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    ABSTRACT: Men are more likely than women to misperceive a cross-sex companion's degree of sexual interest. The current study extends previous research by using the confluence model (Malamuth et al., 1991) to examine how narcissism and impulsive sensation-seeking are directly and indirectly associated with men's misperception of women's sexual interest. A community sample of young, single men (N = 470) completed audio computer-assisted self-interviews. Using path analyses, hostile masculinity and impersonal sexual orientation were proximal predictors of men's misperception of women's sexual intent. Additionally, narcissism was indirectly related to men's misperception through hostile masculinity. Impulsive sensation-seeking was directly and indirectly related to men's misperceptions through impersonal sexual orientation. Although there was a bivariate relationship between alcohol consumption and misperception, this relationship was not significant in the path model. Overall, these findings demonstrate the importance of considering how personality traits increase the risk for misperception.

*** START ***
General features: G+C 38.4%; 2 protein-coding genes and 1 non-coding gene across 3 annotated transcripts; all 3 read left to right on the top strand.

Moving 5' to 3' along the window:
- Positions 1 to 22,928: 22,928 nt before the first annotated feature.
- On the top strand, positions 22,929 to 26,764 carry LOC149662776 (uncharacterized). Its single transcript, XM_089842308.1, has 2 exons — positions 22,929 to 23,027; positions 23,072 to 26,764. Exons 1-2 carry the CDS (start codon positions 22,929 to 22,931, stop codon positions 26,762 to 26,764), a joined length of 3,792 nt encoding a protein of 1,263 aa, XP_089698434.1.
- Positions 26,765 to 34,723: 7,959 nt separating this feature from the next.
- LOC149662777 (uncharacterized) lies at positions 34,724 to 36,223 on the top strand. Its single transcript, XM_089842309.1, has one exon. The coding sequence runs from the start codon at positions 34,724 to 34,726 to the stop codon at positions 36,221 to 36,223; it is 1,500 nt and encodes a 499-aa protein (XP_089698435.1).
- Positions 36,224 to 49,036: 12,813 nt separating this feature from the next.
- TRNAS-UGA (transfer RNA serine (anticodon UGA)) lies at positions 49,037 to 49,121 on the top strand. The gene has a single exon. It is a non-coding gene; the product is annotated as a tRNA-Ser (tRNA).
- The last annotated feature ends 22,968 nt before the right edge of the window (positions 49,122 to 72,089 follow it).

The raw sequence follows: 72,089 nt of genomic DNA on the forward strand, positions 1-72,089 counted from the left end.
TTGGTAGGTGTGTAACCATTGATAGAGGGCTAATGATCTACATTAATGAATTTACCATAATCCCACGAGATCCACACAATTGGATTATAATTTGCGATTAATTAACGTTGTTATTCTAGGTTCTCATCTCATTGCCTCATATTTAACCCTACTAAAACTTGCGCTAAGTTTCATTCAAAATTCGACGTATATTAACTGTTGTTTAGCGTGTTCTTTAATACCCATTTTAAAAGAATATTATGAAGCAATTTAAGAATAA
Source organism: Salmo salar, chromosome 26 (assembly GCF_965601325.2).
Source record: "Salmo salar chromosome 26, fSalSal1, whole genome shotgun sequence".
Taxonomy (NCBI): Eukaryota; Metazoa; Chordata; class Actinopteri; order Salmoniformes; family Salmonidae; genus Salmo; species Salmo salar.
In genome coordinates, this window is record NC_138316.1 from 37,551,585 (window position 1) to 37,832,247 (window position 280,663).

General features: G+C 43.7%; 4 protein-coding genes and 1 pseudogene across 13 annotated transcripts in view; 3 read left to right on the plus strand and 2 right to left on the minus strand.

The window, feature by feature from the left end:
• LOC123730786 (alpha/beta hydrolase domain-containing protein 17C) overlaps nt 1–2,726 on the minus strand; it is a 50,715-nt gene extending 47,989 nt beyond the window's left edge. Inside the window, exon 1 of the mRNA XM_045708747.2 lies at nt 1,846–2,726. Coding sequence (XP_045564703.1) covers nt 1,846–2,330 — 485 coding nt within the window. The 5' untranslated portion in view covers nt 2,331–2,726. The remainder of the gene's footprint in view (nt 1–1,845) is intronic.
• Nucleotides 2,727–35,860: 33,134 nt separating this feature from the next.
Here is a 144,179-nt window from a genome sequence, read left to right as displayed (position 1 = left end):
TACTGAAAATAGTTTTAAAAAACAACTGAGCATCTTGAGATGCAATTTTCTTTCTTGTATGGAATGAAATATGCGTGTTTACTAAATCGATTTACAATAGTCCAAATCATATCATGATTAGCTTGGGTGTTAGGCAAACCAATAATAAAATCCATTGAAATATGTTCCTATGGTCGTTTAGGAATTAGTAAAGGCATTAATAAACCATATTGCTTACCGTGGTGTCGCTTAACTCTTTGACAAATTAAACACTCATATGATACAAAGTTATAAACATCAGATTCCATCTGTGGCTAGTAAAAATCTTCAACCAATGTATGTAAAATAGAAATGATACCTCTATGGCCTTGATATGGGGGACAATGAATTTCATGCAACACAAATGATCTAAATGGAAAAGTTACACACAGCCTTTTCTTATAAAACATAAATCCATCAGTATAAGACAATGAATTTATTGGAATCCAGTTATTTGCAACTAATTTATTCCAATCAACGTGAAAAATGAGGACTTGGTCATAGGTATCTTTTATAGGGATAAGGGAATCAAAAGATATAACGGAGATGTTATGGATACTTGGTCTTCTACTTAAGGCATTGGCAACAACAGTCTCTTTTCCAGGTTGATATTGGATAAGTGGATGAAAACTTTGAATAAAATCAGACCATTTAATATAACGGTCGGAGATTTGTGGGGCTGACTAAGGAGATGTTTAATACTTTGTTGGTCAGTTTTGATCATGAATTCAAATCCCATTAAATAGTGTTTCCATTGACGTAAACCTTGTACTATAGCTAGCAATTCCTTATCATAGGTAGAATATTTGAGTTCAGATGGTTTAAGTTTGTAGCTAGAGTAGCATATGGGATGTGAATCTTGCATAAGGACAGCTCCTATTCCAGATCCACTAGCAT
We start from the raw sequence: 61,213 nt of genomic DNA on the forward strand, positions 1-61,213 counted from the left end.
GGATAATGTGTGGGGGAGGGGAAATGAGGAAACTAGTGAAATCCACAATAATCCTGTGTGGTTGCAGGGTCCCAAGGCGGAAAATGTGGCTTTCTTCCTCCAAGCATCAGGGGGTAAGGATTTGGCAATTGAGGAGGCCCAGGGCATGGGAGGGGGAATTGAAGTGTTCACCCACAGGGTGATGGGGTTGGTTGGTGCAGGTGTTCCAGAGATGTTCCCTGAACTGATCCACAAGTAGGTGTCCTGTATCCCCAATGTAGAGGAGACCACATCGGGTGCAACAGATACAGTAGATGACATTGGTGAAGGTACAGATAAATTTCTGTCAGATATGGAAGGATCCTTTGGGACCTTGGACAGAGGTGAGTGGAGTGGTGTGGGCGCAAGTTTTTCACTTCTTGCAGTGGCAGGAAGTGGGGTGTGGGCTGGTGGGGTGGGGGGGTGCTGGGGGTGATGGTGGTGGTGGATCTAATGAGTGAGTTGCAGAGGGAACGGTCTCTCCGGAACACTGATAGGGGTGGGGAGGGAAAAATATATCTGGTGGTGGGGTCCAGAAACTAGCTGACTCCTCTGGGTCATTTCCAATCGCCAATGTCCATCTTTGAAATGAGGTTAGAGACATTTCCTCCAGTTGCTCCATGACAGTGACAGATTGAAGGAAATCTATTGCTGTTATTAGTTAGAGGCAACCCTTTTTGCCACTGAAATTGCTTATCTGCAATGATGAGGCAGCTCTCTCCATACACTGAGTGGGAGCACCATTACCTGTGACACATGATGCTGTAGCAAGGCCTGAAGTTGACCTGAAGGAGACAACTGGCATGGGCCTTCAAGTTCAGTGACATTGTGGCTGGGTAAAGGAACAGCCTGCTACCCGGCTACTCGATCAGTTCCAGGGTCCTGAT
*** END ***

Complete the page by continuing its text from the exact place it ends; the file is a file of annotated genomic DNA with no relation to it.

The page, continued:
No preview · Article · May 2016 · Personality and Individual Differences